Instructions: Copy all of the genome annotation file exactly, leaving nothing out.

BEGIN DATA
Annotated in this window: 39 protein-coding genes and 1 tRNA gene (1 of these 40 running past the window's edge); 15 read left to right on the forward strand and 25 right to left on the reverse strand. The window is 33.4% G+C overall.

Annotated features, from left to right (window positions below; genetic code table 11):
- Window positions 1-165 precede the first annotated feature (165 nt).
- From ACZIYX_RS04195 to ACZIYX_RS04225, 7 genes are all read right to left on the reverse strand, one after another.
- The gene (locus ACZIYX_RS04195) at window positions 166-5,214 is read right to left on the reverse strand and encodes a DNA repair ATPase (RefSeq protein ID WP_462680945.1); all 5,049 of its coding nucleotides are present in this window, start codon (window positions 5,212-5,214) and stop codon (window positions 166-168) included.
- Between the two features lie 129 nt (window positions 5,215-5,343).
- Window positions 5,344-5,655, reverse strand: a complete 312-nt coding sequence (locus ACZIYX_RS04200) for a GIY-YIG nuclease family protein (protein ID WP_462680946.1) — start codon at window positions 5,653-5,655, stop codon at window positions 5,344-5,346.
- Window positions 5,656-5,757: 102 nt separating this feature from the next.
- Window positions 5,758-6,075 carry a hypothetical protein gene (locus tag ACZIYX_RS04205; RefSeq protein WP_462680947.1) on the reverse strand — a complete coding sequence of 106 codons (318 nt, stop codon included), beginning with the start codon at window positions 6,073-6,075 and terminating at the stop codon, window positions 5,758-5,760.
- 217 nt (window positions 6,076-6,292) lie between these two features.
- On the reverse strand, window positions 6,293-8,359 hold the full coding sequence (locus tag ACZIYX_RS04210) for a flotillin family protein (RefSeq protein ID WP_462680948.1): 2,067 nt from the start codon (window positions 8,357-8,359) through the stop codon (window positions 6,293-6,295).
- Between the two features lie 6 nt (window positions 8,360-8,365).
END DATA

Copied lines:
Annotated in this window: 39 protein-coding genes and 1 tRNA gene (1 of these 40 running past the window's edge); 15 read left to right on the forward strand and 25 right to left on the reverse strand. The window is 33.4% G+C overall.

Annotated features, from left to right (window positions below; genetic code table 11):
- Window positions 1-165 precede the first annotated feature (165 nt).
- From ACZIYX_RS04195 to ACZIYX_RS04225, 7 genes are all read right to left on the reverse strand, one after another.
- The gene (locus ACZIYX_RS04195) at window positions 166-5,214 is read right to left on the reverse strand and encodes a DNA repair ATPase (RefSeq protein ID WP_462680945.1); all 5,049 of its coding nucleotides are present in this window, start codon (window positions 5,212-5,214) and stop codon (window positions 166-168) included.
- Between the two features lie 129 nt (window positions 5,215-5,343).
- Window positions 5,344-5,655, reverse strand: a complete 312-nt coding sequence (locus ACZIYX_RS04200) for a GIY-YIG nuclease family protein (protein ID WP_462680946.1) — start codon at window positions 5,653-5,655, stop codon at window positions 5,344-5,346.
- Window positions 5,656-5,757: 102 nt separating this feature from the next.
- Window positions 5,758-6,075 carry a hypothetical protein gene (locus tag ACZIYX_RS04205; RefSeq protein WP_462680947.1) on the reverse strand — a complete coding sequence of 106 codons (318 nt, stop codon included), beginning with the start codon at window positions 6,073-6,075 and terminating at the stop codon, window positions 5,758-5,760.
- 217 nt (window positions 6,076-6,292) lie between these two features.
- On the reverse strand, window positions 6,293-8,359 hold the full coding sequence (locus tag ACZIYX_RS04210) for a flotillin family protein (RefSeq protein ID WP_462680948.1): 2,067 nt from the start codon (window positions 8,357-8,359) through the stop codon (window positions 6,293-6,295).
- Between the two features lie 6 nt (window positions 8,360-8,365).